Vivien Leigh’s death certificate officially lists her date of death as July 8, 1967 (it wasn’t filed until July 10). However, some people (myself included) observe the date on July 7. The discrepancy comes from Vivien’s partner Jack Merivale, who told several Vivien Leigh biographers about returning home from the theatre late on the night of July 7. After checking in on Vivien, he went downstairs to heat up a tin of soup for dinner. He then went back upstairs and found Vivien unresponsive on the floor. Noel Coward gives a more complete picture in his diaries, based on what Jack told Coward’s partner, Cole Lesley:
“Sunday 16 July 
I can’t even remember the date of the morning that Coley came into my suite at the Savoy and told me that Vivien had died. The shock was too violent. I mind too deeply to go on about it very much. She was a lovely, generous and darling friend, and I shall miss her always. Apparently Jacko [Coward’s nickname for Merivale] came back from his theatre, saw her sleeping peacefully and went to warm up some soup for himself…”
The next part of Coward’s diary entry helps to clear up an ambiguous description in Laurence Olivier’s autobiography Confessions of an Actor. Olivier wrote about Jack calling him to 54 Eaton Square on the morning of July 8 and letting him in to Vivien’s bedroom to be alone with her. This is where it gets controversial and understandably angered those who knew Vivien and felt such details were private and inappropriate. Olivier reported noticing a stain on the floor, and remarked that it was ironic that fate should deliver that particular little death blow when Vivien had been so dainty regarding such matters when she was alive.
“When [Jack] came back a few minutes later she was lying on the floor in a welter of blood, having had a hemorrhage [her official cause of death is listed as “chronic pulmonary tuberculosis.” No inquest was made.]. Jacko, with almost incredible courage and tact, cleaned up all the hideous mess because he knew that she would hate anybody, even the doctor, to see her like that. Then he telephoned the doctor. Jacko is a good and kind man.”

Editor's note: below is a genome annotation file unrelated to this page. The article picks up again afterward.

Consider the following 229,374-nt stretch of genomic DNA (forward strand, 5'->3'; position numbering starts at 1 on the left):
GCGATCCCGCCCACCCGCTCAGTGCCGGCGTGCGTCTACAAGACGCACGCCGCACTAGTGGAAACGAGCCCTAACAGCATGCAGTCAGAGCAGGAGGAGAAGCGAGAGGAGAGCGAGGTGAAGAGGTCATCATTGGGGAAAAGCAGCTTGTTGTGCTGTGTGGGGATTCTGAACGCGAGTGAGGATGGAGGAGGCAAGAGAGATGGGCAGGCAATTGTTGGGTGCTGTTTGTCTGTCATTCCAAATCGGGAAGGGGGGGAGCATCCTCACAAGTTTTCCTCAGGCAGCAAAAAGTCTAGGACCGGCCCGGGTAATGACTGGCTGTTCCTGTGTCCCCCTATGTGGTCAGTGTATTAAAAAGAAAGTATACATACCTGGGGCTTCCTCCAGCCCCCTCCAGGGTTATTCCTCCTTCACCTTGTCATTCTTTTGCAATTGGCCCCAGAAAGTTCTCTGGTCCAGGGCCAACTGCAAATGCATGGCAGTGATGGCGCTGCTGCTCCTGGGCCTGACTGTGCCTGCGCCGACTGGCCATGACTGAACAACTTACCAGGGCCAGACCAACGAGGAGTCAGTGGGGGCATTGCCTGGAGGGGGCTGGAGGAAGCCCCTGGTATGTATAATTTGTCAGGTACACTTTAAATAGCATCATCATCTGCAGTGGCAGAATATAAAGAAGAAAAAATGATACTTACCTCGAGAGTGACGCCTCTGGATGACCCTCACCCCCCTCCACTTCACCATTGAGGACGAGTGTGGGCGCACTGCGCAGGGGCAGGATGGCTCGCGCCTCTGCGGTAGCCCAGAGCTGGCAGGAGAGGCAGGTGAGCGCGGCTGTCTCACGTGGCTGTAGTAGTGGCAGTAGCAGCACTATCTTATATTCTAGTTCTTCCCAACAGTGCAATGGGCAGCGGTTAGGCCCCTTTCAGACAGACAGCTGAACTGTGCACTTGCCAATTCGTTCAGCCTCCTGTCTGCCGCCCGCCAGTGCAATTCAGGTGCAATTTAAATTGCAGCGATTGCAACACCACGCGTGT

But enough with the grizzly details. This post isn’t about death. It’s about celebrating a woman whose life and work continues to inspire 47 years after her departure. Vivien Leigh is currently experiencing a renaissance; a renewed interest in her legacy. We know a lot about her already, but isn’t it fascinating and exciting to think that there’s still more to learn?
In remembrance of Vivien, a photo retrospective of the woman Noel Coward referred to as a “Bird of Paradise.”
*Some of these photos are published in Vivien Leigh: An Intimate Portrait
Vivien Mary Hartley, circa 1918. Photographer unknown.
A study by famed child photographer Marcus Adams
Age 19, on the day of her wedding to Leigh Holman, December 1932
A fashion photograph taken by Cecil Beaton for Vogue, circa 1936. © The Cecil Beaton Studio Archive, Sotheby’s
Publicity photograph for Dark Journey (1937)
As Scarlett O’Hara in Gone With the Wind (1939)
As Emma Hamilton opposite Laurence Olivier in That Hamilton Woman (1941)
Vivien as Cleopatra, with a Siamese kitten (possibly her cat New)
Publicity portrait for Anna Karenina (1948)
Photographed by Angus McBean in 1949. Via Harvard
With Laurence Olivier, arriving at a party at Binkie Beaumont’s House, 1953
Photographed at 54 Eaton Square by Norman Parkinson, 1958
As Marguerite Gautier in Lady of the Camellias, 1961. Photo by Anthony Buckley
Candid snapshot circa 1963
Angus McBean’s writing on the back reads: “Vivien Leigh the last sittings, 1965”
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